Wednesday, 26 June 2013

What the Spending Review means for Cornwall

Today's spending review is a significant milestone in the work of the government and includes some important news (both positive and negative) for Cornwall.

The headline for Cornwall Council is a 10% cut in government grant for 2015/16. This is the amount that we had expected and been planning for, but that does not make it any easier to deal with. This will equate to around £20 million of further cuts on top of the £19 million we are making in the 2014/15 budget.

Personally, I am disappointed that Eric Pickles did not stand up stronger for local government. We provide many key services to the most vulnerable in society yet we are being expected to shoulder the harshest cuts. I can understand why the government wanted to ringfence the NHS, overseas aid and the schools budget in this process. But why not treat social care for the elderly and support for the homeless in the same way? Why is local government facing a 10% cut whilst Culture, Media and Sport only being asked to find 7%?

The Chancellor announced that he had extended the council tax freeze for another two years. That is all very well, but we do not yet know what money there will be to finance such a freeze. Two years ago we got a grant equivalent to 2.5% in return for a freeze. Last year, it was a grant equivalent to just 1%. This year we do not know what grant (if any) is on offer. Only when we do can members consider whether a freeze is a valid option for Cornwall Council.

Over the last four years, Cornwall Council has saved around £160 million in organisational costs - much achieved because of the move to unitary status. These have allowed us to avoid having to make sweeping front line service cuts. But be under no illusion. We cannot make these savings over again. Whilst we will always seek to make savings through efficiencies, we cannot manage all of the necessary cuts in this way. We will have to be cutting frontline services.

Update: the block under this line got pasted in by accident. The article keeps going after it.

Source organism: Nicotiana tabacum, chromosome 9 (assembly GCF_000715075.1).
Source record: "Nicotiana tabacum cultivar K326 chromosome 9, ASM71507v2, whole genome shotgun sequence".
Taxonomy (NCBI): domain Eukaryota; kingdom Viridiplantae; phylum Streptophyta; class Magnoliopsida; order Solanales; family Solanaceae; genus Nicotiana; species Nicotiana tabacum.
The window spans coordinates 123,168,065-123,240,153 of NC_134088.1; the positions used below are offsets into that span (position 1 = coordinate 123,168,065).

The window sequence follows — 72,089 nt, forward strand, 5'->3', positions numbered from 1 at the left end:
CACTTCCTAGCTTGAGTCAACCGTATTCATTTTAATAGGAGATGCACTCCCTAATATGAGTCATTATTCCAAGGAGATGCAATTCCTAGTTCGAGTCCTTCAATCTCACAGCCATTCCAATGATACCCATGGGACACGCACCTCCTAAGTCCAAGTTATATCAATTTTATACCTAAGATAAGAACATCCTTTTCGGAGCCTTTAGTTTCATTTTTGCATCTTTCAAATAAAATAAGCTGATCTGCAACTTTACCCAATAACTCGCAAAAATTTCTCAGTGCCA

The new administration is determined to consult with all 123 councillor and with the people of Cornwall in deciding where those cuts should be made. We want to safeguard services which are most valued and relied upon by our residents and which protect the most vulnerable. But that still means some tough choices have to be made.

In other areas, there was better news.
  • Extra money in the form of the Pupil Premium will mean more cash for schools.
  • The cut in water bills in Cornwall which was introduced last year has been extended. This is £50 per year off the water bill of everyone served by South West Water and is recognition of the disproportionate amount we have to pay for cleaning up our coastline. Congratulations to Dan Rogerson for his work on this.
  • There will be an extra £3 billion for new housing and more capital programme money will be announced tomorrow. We hope this will be available to invest in much needed projects in Cornwall.
  • More than £9.5 billion for roads and rail projects. Again, we hope that this money reaches the far South West, and we think that works on the A303 will be part of this spending.
As ever, there will be much more detail to come out in the coming days and weeks.

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